Using the Base of the Pyramid Lens to Catalyze Interdependence-based Collaborations in Mobile Financial Services for Poor: Case of e-Masary in Egypt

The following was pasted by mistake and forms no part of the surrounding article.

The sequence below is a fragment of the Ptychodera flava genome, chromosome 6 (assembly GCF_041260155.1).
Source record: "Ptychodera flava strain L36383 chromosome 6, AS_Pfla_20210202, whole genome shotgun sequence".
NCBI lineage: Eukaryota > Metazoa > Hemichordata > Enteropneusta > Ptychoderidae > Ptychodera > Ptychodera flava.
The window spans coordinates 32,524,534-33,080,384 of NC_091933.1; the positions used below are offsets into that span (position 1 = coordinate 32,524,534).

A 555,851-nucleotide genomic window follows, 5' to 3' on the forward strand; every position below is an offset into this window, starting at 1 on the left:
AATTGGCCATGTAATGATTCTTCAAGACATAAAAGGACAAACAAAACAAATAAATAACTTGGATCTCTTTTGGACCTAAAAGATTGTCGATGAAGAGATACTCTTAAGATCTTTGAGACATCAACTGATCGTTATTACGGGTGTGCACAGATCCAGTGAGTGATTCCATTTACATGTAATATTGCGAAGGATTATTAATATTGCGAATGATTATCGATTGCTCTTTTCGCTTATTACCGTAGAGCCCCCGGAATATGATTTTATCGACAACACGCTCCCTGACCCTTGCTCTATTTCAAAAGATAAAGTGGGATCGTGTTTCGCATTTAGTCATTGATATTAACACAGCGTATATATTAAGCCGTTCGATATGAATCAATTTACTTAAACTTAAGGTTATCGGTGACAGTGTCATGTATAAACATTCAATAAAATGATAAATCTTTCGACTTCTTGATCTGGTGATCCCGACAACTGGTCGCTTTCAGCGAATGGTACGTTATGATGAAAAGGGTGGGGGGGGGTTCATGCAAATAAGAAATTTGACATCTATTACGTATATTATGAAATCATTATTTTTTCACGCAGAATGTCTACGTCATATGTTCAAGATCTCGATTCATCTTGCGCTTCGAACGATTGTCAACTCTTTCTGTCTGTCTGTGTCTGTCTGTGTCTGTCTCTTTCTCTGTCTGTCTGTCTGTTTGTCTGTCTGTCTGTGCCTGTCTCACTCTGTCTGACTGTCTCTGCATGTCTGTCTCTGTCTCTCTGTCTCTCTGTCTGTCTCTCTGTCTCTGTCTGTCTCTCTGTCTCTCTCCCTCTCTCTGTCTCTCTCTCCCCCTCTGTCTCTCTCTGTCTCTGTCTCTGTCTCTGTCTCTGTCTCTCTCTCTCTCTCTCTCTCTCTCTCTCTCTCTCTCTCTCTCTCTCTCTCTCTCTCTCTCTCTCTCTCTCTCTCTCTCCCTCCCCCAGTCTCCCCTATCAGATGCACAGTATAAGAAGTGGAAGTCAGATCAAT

M Mohamad

Research output: Chapter in Book/Report/Conference proceedingConference contributionpeer-review